Supreme Court needs to be more diverse

President Joe Biden has nominated Ketanji Brown Jackson to the United States Supreme Court to replace the retiring Stephen Breyer. If confirmed, she will be the first Black woman to sit upon the Supreme Court. This makes a mark on history and provides much-needed diversity in the highest court.

This is exciting news for people of color and women across the nation as more representation for them is being brought into a historically white male institution.

According to the Center for American Progress, today more than 73% of sitting federal judges are men and 80% are white. 

Adding Jackson to the court holds extreme value to the judiciary as her perspective of being a woman of color broadens the views of the Court and allows more issues to be addressed.

A study from the Brennan Center for Justice, “What Research Shows About the Importance of Supreme Court Diversity,” has docu­mented that female judges are more likely to identify incid­ents of gender bias in the courtroom and inter­vene. And that when a person of color sits on a panel, their male or white colleagues were more likely to side with plaintiffs in civil rights cases.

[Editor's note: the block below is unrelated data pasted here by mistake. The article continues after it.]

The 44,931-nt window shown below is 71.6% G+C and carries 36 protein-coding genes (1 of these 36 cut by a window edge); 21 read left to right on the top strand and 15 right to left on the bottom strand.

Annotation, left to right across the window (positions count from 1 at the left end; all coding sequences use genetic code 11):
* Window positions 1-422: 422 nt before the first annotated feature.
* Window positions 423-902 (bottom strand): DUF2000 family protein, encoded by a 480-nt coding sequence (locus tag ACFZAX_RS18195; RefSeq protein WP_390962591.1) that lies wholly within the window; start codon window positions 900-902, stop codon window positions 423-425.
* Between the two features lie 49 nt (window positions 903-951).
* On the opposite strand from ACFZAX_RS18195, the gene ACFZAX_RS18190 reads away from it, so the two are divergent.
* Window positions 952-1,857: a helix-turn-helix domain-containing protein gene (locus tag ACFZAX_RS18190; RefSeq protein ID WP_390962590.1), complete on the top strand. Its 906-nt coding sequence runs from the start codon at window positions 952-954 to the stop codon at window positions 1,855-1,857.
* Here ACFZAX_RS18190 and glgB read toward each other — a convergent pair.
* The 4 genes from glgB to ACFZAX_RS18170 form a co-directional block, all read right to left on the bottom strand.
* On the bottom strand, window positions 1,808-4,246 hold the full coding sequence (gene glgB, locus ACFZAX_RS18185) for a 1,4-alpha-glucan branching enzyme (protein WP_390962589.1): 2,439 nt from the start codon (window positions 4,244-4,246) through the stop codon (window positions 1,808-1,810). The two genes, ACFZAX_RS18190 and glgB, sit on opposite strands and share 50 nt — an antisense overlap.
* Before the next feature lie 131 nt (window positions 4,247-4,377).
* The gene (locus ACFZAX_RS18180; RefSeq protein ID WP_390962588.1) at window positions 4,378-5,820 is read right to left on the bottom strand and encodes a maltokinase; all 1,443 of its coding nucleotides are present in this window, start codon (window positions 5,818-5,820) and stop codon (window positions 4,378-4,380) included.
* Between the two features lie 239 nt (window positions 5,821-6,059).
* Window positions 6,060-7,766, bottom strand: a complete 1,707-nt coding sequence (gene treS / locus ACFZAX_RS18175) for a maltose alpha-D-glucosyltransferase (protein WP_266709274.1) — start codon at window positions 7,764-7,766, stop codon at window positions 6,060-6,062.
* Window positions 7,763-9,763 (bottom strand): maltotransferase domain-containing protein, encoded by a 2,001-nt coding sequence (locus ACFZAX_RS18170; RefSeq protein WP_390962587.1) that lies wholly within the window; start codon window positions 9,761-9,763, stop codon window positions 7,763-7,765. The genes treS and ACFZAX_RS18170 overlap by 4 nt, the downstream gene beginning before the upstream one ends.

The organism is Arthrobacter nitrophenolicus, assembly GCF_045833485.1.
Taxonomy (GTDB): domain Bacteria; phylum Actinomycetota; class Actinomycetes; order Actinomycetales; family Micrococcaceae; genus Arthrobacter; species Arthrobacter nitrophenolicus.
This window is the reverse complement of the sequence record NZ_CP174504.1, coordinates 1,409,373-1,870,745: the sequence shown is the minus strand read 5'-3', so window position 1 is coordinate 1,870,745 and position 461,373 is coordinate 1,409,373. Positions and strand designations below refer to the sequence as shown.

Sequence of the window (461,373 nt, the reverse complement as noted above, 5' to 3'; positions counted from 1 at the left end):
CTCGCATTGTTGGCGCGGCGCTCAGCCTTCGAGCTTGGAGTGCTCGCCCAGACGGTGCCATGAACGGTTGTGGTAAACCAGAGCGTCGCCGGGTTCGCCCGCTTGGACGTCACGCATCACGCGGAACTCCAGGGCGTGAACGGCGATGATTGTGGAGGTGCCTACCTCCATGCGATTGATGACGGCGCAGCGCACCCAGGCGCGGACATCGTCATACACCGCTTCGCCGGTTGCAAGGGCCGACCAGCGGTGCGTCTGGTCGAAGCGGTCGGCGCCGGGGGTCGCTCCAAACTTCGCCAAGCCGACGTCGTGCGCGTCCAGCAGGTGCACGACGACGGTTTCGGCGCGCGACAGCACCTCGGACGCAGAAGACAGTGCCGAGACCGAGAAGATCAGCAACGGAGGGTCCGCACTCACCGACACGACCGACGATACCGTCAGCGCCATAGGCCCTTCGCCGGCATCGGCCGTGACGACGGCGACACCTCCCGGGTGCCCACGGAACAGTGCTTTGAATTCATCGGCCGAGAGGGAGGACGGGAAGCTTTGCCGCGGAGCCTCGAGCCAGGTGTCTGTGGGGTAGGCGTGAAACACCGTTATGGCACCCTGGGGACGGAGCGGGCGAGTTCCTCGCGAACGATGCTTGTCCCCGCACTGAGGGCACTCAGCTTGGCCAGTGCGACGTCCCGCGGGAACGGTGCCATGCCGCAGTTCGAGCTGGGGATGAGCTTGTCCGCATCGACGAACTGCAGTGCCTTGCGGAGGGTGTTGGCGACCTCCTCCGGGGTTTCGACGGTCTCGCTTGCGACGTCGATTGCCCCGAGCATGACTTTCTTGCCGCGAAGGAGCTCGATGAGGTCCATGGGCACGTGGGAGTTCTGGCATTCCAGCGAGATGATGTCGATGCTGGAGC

This is a step in the right direction to prevent many of these issues from being swept under the rug by the white male majority.

Issues such as gender bias and civil rights cases will hopefully be more recognized in the courtroom with Jackson now present rather than her not being there. 

If Jackson is confirmed, the Supreme Court will more fully reflect the diversity of the country and with that provide necessary perspective to the highest court of the nation.

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Unsigned editorials represent the opinion of the Campus Times Editorial Board.


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